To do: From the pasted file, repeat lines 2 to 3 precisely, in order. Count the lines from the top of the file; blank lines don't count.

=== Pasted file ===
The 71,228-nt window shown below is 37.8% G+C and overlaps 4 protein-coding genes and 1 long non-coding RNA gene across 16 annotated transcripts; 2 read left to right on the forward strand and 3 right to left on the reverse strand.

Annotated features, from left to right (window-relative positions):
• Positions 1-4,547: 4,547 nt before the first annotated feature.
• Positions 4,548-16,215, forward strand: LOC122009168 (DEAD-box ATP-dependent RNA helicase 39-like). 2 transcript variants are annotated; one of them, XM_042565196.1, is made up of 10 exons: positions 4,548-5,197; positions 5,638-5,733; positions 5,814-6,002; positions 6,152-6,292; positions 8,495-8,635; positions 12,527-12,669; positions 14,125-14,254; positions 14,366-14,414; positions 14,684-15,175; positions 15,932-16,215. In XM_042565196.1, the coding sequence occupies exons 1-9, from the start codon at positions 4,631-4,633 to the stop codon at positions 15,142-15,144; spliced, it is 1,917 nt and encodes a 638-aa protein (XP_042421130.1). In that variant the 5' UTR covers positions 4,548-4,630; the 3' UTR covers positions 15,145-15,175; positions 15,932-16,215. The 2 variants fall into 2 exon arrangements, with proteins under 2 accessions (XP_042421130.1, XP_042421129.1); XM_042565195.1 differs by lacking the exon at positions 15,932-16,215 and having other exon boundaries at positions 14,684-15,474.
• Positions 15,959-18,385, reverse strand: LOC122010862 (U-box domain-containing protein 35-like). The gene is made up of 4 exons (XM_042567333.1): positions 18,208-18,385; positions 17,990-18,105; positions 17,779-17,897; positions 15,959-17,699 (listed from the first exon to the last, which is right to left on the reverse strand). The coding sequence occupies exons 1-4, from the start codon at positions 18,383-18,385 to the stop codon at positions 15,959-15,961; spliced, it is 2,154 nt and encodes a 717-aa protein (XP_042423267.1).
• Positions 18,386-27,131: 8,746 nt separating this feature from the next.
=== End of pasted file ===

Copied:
Annotated features, from left to right (window-relative positions):
• Positions 1-4,547: 4,547 nt before the first annotated feature.